Alternative Careers for Today’s Law Students

BY: Emmy Gordon Case Manager National Pardon Center of Canada
Many fantastic careers await today’s law students upon graduation. There are the typical directions down the criminal justice road that many will take such as working as a public defender, a pardon attorney, a probation officer, or working in an already successful law firm. There are those, however, who would prefer something a little less traditional, careers to better accommodate their unique talents and interests. Fortunately, there are plenty of exciting alternative career options within the law umbrella which can help these soon-to-be professionals put their degrees to good use. As many as 10% of law students entering the workforce today, do so at an alternative angle as they vie for non-traditional jobs.

Non-Profit Organizations

Very few law graduates consider non-profit agencies as a potential career path, as they feel that “non-profit” stands for “no-paycheque.” They couldn’t be more wrong. Non-profit organizations are in constant need of grant writers, and while they may not pay as well or be as prestigious as the big firms, they also don’t require the ridiculous amount of hours and all-nighters that big firms often demand. Non-profit organizations are also more thinly staffed which exposes the working attorney to a wide array of assignments in a shorter period of time. People who are attracted to the non-profit sector are usually less motivated by monetary rewards and would prefer to go to bed at night knowing they made a positive impact for the greater good.

Information Technology (IT) Lawyer

With the advancement of information technology and the ever-increasing amount of internet users, IT law has been forced to evolve and upgrade keep up with the rise of IT crime. There are many legal enactments currently in place around the world relating to the protection of computer software, privacy, security, access and usage, and E-commerce. IT laws are sometimes described as “paper laws” for a “paperless environment.” Crimes such as identity theft, credit card theft, and web-stalking are occurring at higher rates than ever and are placing IT lawyers in a position of high demand. Another great advantage provided by the internet is accessibility. People looking for an attorney or people applying for “>Canadian pardons can easily do so with the click of the mouse.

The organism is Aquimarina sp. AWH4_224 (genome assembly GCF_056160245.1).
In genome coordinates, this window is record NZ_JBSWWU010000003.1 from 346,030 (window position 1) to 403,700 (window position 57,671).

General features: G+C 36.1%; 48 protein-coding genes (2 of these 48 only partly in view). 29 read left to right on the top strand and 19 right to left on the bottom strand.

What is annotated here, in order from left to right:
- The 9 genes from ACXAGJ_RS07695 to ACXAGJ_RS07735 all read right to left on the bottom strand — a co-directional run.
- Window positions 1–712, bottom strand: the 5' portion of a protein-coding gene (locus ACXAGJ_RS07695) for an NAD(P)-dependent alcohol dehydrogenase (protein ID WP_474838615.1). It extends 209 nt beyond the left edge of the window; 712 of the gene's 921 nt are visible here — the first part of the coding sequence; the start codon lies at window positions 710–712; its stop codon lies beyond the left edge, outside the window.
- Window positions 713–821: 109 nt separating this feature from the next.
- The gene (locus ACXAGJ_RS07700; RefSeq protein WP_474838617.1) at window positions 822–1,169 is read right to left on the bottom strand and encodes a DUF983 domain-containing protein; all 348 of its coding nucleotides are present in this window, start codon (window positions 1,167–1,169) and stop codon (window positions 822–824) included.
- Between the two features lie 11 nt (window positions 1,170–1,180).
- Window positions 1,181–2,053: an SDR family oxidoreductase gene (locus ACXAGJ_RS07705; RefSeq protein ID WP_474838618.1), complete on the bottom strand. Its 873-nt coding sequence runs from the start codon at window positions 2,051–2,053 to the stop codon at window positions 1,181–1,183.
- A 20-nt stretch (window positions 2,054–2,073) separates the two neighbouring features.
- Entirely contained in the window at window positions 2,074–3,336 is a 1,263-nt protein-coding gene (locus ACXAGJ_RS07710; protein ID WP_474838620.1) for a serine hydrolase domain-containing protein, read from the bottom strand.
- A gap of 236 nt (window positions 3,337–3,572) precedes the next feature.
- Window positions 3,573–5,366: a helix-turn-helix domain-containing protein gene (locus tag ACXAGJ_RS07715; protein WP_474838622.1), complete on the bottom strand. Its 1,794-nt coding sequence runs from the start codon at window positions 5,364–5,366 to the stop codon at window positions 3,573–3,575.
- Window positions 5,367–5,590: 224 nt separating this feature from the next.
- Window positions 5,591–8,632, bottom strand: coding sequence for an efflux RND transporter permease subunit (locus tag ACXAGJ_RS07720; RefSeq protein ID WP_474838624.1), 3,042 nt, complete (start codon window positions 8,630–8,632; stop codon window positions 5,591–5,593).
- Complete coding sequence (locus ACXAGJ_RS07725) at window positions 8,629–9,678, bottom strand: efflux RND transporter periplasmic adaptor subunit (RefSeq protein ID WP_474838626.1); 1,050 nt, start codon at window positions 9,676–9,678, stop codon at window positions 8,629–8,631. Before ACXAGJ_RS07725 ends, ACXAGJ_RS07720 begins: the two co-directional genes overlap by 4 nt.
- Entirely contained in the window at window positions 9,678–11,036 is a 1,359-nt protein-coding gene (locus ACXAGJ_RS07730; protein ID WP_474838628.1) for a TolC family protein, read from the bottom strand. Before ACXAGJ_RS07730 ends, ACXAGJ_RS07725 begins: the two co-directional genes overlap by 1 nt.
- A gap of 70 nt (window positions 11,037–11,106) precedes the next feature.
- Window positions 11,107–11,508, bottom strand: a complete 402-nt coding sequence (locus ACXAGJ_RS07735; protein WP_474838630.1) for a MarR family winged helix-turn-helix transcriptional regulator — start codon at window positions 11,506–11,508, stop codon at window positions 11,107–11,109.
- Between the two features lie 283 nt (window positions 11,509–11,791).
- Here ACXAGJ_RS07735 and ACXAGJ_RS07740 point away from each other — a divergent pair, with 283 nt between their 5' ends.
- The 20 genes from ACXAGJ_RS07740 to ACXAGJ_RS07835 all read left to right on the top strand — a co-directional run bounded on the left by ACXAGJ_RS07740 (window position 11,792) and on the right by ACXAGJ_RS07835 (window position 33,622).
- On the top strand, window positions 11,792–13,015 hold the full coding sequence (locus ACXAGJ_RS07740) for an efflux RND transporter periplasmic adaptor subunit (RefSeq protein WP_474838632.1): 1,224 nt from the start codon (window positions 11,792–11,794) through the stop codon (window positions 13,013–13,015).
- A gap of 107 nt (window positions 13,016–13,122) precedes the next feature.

Law School Professor

Quality teachers are needed more than ever. Fortunately law is a field that can both be practiced as well as taught. What many law graduates discover is that they prefer the research, the writing and the supervising of other lawyers aspect of the profession, rather than bringing criminals to justice or helping the innocent avoid “>criminal records. One factor that discourages many law graduates interested in applying for law professor positions is they feel they need years of experience practicing before they can teach. The truth is schools do most of their hiring at the entry level, which is fantastic news because it means that you can get hired with zero years of practice just as easily as someone with 20 years in the field. One recommendation for becoming a law professor is to write a law review article. Applicants who’ve already been published are ahead of the game, and it will help them decide if the scholastic side of law is for them.

These are only three examples of the many career opportunities available for graduates entering the workforce today. A law degree doesn’t necessarily pigeonhole someone into becoming a criminal lawyer, there are many interesting paths to take, all of which offer promising futures for our up-and-coming sharp minds.

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